“The effort gets put up and slapped down,” said Bill Taormina.

Charles Wee, founder of South Pasadena-based GDS Architects, described LifeArk, a pre-fabricated, modular building system designed by a social innovation R&D arm of GDS. The modules, which require one-fourth the assembly time of traditional construction methods, are intended to be built on land or water.

“Through design you can really make social changes” Wee told the group.

Faculty adviser John Bradley Jackson, director of the CSUF Center for Entrepreneurship, advised the students on how their efforts could be funded, such as grants from public agencies or a private-sector investor who profits off the solution.

The judging

Teams from USC and UCLA that had signed up for the competition did not show, leaving the four teams from Cal State Fullerton the sole contenders.

The judges went around to four stations where the teams presented their prototype.

“So elegant,” responded Wee after student Samantha Biggs described Red Rooster’s resource guide. The judges pointed out there are lists of resources on various city websites. But the students said those weren’t accessible by to homeless without internet access.

ReSuit’s members were asked how they would vet job applicants. Phiboolsook explained that applicants would need to visit the trailer, which in itself would demonstrate the kind of initiative and commitment employers would require.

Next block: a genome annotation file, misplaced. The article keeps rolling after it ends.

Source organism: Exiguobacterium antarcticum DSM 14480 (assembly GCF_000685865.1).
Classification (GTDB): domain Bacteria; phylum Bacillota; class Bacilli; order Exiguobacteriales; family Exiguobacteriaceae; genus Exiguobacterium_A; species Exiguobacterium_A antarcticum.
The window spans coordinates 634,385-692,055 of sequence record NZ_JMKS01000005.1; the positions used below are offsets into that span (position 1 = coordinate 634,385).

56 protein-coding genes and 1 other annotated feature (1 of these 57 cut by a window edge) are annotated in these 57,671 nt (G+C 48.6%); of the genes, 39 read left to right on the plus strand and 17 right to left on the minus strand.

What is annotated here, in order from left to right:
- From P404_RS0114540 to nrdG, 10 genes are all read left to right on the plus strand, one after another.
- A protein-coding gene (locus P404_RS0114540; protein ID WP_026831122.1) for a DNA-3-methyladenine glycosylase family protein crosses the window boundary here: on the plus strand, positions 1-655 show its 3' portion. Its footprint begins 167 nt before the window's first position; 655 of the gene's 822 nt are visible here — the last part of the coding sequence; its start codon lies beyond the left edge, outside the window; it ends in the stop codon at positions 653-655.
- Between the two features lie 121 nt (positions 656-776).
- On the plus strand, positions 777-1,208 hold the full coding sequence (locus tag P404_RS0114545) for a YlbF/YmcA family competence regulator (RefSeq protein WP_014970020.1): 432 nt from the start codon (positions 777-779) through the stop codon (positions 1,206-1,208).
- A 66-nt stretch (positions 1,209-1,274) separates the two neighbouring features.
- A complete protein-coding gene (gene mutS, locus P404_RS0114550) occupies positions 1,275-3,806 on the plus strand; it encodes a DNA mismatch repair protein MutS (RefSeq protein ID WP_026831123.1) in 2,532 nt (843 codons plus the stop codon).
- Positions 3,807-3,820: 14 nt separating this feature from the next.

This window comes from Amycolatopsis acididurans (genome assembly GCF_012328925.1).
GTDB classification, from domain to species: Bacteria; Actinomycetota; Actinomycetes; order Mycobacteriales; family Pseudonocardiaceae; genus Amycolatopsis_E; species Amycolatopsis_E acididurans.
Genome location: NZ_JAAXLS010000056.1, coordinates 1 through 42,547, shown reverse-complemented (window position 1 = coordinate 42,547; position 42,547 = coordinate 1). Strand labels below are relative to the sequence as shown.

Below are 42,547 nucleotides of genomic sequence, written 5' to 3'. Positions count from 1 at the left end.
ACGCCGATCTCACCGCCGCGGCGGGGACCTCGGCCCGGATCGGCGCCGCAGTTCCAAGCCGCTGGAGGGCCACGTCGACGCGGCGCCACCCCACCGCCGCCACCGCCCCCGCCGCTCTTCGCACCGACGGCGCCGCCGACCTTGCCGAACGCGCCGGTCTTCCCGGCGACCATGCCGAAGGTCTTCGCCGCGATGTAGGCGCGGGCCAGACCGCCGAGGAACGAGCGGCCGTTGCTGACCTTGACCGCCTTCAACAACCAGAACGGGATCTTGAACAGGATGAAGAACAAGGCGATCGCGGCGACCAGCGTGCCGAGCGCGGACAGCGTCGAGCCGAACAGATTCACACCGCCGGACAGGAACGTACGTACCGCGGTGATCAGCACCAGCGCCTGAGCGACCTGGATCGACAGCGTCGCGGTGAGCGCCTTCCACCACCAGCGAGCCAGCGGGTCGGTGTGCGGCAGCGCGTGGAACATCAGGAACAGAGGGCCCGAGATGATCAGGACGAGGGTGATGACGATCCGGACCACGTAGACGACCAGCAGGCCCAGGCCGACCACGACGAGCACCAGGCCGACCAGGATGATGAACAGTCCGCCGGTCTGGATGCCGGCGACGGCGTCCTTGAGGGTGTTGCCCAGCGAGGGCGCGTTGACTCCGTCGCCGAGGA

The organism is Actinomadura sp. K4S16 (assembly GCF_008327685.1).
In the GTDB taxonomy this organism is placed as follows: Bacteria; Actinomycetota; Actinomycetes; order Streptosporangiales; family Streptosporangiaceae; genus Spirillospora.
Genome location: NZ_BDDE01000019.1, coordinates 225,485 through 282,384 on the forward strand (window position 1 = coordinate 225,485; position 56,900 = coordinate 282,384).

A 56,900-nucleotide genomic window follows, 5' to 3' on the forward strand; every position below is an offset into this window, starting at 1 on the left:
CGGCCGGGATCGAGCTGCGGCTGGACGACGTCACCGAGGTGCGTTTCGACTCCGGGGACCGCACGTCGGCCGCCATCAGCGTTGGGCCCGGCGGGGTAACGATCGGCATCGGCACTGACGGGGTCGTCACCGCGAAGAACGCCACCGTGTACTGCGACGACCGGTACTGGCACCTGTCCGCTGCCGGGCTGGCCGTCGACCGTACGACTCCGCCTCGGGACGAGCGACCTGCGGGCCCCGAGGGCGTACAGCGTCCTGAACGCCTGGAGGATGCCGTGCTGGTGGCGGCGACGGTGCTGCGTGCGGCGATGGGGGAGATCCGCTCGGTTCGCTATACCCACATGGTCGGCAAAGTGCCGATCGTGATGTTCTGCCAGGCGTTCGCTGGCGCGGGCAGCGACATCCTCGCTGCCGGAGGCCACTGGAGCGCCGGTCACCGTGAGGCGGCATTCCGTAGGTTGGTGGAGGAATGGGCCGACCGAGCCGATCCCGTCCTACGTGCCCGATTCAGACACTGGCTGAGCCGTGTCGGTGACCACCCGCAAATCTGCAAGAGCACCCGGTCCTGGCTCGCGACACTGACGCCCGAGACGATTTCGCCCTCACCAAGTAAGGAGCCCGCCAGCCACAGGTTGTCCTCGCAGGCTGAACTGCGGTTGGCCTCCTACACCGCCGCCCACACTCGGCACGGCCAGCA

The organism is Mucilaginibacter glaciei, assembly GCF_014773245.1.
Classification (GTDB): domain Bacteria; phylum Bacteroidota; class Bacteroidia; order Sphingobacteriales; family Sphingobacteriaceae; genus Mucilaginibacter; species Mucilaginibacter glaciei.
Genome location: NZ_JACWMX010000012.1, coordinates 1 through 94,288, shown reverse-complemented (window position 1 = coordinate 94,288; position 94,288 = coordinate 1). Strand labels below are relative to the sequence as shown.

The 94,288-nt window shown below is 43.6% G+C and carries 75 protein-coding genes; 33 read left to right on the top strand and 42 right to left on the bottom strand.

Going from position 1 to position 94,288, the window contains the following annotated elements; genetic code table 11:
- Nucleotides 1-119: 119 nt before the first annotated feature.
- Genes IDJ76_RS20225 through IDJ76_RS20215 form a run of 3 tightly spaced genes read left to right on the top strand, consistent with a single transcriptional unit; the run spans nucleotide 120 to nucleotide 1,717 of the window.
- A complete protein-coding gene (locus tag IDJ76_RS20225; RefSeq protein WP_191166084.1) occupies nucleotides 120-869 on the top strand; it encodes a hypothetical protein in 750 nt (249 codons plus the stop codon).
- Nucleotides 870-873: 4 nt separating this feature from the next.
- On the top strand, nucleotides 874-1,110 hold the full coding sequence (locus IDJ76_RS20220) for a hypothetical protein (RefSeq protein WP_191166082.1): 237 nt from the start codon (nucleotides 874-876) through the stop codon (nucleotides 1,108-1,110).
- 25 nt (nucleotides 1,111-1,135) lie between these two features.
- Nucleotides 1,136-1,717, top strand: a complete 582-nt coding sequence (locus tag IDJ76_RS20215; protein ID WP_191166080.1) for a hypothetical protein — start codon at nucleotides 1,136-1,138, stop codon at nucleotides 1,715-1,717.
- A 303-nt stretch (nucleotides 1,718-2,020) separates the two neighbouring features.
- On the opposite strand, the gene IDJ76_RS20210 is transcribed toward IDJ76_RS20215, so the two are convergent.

“I love that website,” Leon commented.

When Leon noted that such resources change often, the team said they would arrange for high school students to update the lists as community service.

As they moved on to the presentation of the Plateau sleeping platform, with its custom injection-molded joints, the judges were surprised by something.

“I thought you guys were engineers or designers,” Wee said to the team, which included criminal justice and human communication majors. He suggested the students consult with a structural engineer to make sure the platform doesn’t collapse.

Looking over the Greets N’ Beets farm model, the judges recognized the need for something to involve those who can’t be bound by the constraints of a regular job, such as deadlines and expectations, but can pull weeds and check for bugs – a potentially healing activity.

“Not everybody can go back to work,” agreed Leon, who also mentioned that gardens are something it’s possible to get funding for.

The judges marked their scoring sheets, weighing whether the proposal:

  • provides safety and security
  • can endure weather
  • shows consideration of the user’s true needs
  • increases kindness, dignity and a sense of community
  • leverages resources sustainably
  • can be implemented in various locations

The results

The scores were tight, Taormina announced. The $10,000 prize money, put up by the Taormina family, would be distributed like this:

  • $1,000 to each of the four teams
  • $1,000 donation to SINC for club purposes
  • $5,000 to be distributed in six months among the teams that commit to developing their ideas further and meet milestones.

“If you need help moving forward,” offered the Illumination Foundation’s Leon, “contact us.”